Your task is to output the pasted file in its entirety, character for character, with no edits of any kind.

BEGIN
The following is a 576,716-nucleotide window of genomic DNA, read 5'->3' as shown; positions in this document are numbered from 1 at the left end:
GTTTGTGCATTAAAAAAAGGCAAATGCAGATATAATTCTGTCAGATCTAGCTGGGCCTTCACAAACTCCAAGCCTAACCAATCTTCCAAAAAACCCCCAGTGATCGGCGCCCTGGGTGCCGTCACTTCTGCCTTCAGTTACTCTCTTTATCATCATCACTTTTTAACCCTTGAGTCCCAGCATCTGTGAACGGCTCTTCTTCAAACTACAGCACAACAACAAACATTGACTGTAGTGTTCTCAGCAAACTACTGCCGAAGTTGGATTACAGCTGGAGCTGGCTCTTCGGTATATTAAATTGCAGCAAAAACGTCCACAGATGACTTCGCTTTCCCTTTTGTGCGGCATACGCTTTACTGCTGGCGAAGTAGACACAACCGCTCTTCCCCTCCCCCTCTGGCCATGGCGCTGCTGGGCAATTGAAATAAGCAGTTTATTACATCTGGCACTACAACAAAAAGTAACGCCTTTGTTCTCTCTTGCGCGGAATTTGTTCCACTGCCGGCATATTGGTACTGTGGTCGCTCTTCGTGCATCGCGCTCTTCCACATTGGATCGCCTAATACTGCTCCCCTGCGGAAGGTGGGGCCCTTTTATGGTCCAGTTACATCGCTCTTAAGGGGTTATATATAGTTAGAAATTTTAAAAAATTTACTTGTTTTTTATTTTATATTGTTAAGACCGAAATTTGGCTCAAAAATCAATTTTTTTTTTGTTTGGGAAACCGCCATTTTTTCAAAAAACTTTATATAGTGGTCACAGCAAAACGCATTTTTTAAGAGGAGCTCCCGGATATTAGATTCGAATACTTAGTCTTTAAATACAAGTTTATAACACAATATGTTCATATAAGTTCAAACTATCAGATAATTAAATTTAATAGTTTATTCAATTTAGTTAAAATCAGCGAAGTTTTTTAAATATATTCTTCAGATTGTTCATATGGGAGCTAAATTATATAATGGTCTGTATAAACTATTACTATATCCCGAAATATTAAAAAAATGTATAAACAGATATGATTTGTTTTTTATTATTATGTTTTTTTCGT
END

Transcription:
The following is a 576,716-nucleotide window of genomic DNA, read 5'->3' as shown; positions in this document are numbered from 1 at the left end:
GTTTGTGCATTAAAAAAAGGCAAATGCAGATATAATTCTGTCAGATCTAGCTGGGCCTTCACAAACTCCAAGCCTAACCAATCTTCCAAAAAACCCCCAGTGATCGGCGCCCTGGGTGCCGTCACTTCTGCCTTCAGTTACTCTCTTTATCATCATCACTTTTTAACCCTTGAGTCCCAGCATCTGTGAACGGCTCTTCTTCAAACTACAGCACAACAACAAACATTGACTGTAGTGTTCTCAGCAAACTACTGCCGAAGTTGGATTACAGCTGGAGCTGGCTCTTCGGTATATTAAATTGCAGCAAAAACGTCCACAGATGACTTCGCTTTCCCTTTTGTGCGGCATACGCTTTACTGCTGGCGAAGTAGACACAACCGCTCTTCCCCTCCCCCTCTGGCCATGGCGCTGCTGGGCAATTGAAATAAGCAGTTTATTACATCTGGCACTACAACAAAAAGTAACGCCTTTGTTCTCTCTTGCGCGGAATTTGTTCCACTGCCGGCATATTGGTACTGTGGTCGCTCTTCGTGCATCGCGCTCTTCCACATTGGATCGCCTAATACTGCTCCCCTGCGGAAGGTGGGGCCCTTTTATGGTCCAGTTACATCGCTCTTAAGGGGTTATATATAGTTAGAAATTTTAAAAAATTTACTTGTTTTTTATTTTATATTGTTAAGACCGAAATTTGGCTCAAAAATCAATTTTTTTTTTGTTTGGGAAACCGCCATTTTTTCAAAAAACTTTATATAGTGGTCACAGCAAAACGCATTTTTTAAGAGGAGCTCCCGGATATTAGATTCGAATACTTAGTCTTTAAATACAAGTTTATAACACAATATGTTCATATAAGTTCAAACTATCAGATAATTAAATTTAATAGTTTATTCAATTTAGTTAAAATCAGCGAAGTTTTTTAAATATATTCTTCAGATTGTTCATATGGGAGCTAAATTATATAATGGTCTGTATAAACTATTACTATATCCCGAAATATTAAAAAAATGTATAAACAGATATGATTTGTTTTTTATTATTATGTTTTTTTCGT